Cat Vs. Bird Debate Lives On
A team of researchers at the NC Museum of Natural Sciences and NC State University has launched an ambitious effort to analyze the secret lives of outdoor cats with the help of tiny satellite tracking harnesses, a 3-D printer and daily feces analysis. This could eventually include miniature cat-mounted video cameras to detail behavior of outdoor cats.
“We view cats through the lens of how we see them culturally, but seldom do we view their actual behavior,” explains biologist Rob Dunn. “We want to change that.” Dr. Dunn is an associate professor in biology at NCSU. Also involved in the project are several researchers from the Earth Observation and Biodiversity Lab at the Museum of Natural Sciences and from the NCSU veterinary school.
Called the Cat Tracker project, it is already following dozens of cats fitted with GPS devices. Down the road, the scientists are hoping to persuade cat owners to enroll more than 1,000 felines. This would allow the project to collect vast amounts of data on cat behavior, emphasized Troi Perkins, a zoology and fisheries science student at NCSU who is involved with the project.
Whether you love cats or hate them, their behavior has important implications, according to Dr. Dunn. They may — or may not —kill significant numbers of birds and other wild animals, and wander in ways that could affect the spread of microbes.
In fact, the research was started in response to a 2012 study that contended outdoor cats kill between 1.4 million and 3.7 million birds annually, and 6.9 million to 20.7 million small mammals. Many experts feel that the numbers of bird and animal deaths in the 2012 study are not accurate, and this group of researchers felt it was important to delve deeper into the subject.
That study and others have led to bitter arguments between cat lovers and bird advocates. Researchers feel that data about cat roaming patterns and feces analysis should yield more information about the real impact of cats on wildlife, according to Perkins.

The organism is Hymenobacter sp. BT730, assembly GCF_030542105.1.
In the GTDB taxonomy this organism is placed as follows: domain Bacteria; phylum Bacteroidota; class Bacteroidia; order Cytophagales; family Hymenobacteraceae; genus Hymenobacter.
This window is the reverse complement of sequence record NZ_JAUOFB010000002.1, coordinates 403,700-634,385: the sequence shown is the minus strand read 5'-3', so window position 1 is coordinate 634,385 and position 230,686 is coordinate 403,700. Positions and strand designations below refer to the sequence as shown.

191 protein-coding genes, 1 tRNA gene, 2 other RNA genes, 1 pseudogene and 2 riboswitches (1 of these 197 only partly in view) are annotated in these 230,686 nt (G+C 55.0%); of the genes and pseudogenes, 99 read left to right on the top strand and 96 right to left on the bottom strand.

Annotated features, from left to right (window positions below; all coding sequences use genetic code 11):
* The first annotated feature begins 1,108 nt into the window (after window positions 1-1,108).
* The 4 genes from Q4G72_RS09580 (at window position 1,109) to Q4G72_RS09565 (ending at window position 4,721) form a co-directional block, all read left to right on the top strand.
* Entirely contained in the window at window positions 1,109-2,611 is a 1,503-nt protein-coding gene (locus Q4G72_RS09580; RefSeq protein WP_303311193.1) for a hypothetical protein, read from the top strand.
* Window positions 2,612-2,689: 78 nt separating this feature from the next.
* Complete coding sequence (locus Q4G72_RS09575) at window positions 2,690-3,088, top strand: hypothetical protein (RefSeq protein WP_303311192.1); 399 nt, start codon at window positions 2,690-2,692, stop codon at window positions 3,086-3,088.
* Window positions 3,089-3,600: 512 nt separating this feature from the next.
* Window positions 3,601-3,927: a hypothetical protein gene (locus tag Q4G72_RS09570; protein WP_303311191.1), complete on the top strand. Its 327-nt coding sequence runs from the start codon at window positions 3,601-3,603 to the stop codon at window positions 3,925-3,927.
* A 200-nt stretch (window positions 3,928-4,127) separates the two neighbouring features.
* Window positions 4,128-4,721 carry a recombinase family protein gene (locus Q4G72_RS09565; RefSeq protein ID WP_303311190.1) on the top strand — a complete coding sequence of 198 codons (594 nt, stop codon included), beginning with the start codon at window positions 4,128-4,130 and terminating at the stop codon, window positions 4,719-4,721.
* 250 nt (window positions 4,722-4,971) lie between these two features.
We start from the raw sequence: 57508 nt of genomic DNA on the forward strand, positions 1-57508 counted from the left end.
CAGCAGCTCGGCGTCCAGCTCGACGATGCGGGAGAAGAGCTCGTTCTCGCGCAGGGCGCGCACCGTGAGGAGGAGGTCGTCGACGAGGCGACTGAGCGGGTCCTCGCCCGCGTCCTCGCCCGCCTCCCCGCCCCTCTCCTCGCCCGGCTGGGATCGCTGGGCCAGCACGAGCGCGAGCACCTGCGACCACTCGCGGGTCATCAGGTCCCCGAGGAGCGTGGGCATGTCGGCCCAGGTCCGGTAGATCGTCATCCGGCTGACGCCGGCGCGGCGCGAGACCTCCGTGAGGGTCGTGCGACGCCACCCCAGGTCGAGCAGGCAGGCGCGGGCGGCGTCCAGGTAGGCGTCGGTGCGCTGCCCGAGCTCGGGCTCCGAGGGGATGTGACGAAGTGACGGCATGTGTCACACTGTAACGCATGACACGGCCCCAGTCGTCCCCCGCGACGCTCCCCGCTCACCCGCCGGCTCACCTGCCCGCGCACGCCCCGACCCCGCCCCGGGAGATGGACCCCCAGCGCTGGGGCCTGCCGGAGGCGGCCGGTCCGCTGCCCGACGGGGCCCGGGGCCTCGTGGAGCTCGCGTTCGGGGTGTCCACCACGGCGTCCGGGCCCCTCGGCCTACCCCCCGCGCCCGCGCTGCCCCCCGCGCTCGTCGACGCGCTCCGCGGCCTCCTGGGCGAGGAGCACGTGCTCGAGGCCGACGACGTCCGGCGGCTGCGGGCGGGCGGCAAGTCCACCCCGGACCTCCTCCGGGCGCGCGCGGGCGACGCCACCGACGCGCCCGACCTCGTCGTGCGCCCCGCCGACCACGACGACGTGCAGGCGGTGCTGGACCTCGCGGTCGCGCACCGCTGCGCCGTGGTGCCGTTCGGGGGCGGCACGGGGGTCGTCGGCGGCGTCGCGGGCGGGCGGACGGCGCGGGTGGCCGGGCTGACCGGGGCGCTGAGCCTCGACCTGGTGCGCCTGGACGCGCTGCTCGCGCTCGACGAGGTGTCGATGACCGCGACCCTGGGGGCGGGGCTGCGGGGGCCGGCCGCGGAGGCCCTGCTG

Perkins is responsible for fitting local cats with GPS harnesses, then retrieving the instruments and downloading the data. The tracks of each cat — which are listed under a cat alias to protect the privacy of the owners — are posted on the Cat Tracker website and also on www.movebank.org, an international website that collects tracking information on thousands of animals of different species all over the world. The feces collection and analysis part of the project is voluntary — cat owners can sign up for just the GPS tracking.
According to data on the website, it is clear that many cats actually do have interesting and unexpected behavior. Dr. Dunn’s own cat, Chicha, mainly stayed within a few blocks of home but took one much longer jaunt, traveling back to the family’s previous home about a mile away. “We would have thought she would never leave our backyard,” he said. “She’s old, and all her parts don’t work well, but she walked back all that distance, which suggests cats are doing all these things we don’t know about.”
Another interesting case involved two cats, Oatmeal and Tiger, who were from different litters but adopted at the same time into a Durham, NC home. Tiger, the male, stayed close to home, while Oatmeal, a female, wandered extensively. Ultimately, the scientists want to add video because that could add significantly to the understanding of the data. For now, they know where a cat goes — but not why.
According to Perkins, first they must work through various legal, ethical and practical issues. For instance, detractors fear that cameras would turn cats into small ground-level drones, sneaking around private property and potentially catching people unexpectedly on camera. But researchers feel that they can solve those things, and have already done limited testing on one cat already.
What really caught the scientists’ attention was that the cat went on a particularly long jaunt just to meet up with another cat — and apparently not for mating or rivalry. “There was no fighting or anything, they kind of stood around, sunbathed a little, and then the cat just came home,” explained Perkins. “We’re hoping to find out more about whether cats are cosmically inclined to other cats outside. Do they have little cat games, or group buddies, or maybe they’re just solo creatures out there.”
The scientists are particularly interested in developing solid data on cats’ reasons for moving around, whether it’s to hunt, to receive a free meal at a friendly neighbor’s house or to spend time with other cats. And the case of Oatmeal and Tiger raises the question of whether gender might affect roaming as well, according to Perkins.
There are also good reasons for not roaming. For example, early data suggest that cats don’t wander into the woods as much in areas populated with coyotes. The scientists are also eager to enroll cats in as many places as possible, in order to help them probe differences between cats in different climates, and factors like seasonal patterns, or urban and rural differences in roaming. “Ideally, we will be able to build this global picture of cats,” said Dr. Dunn.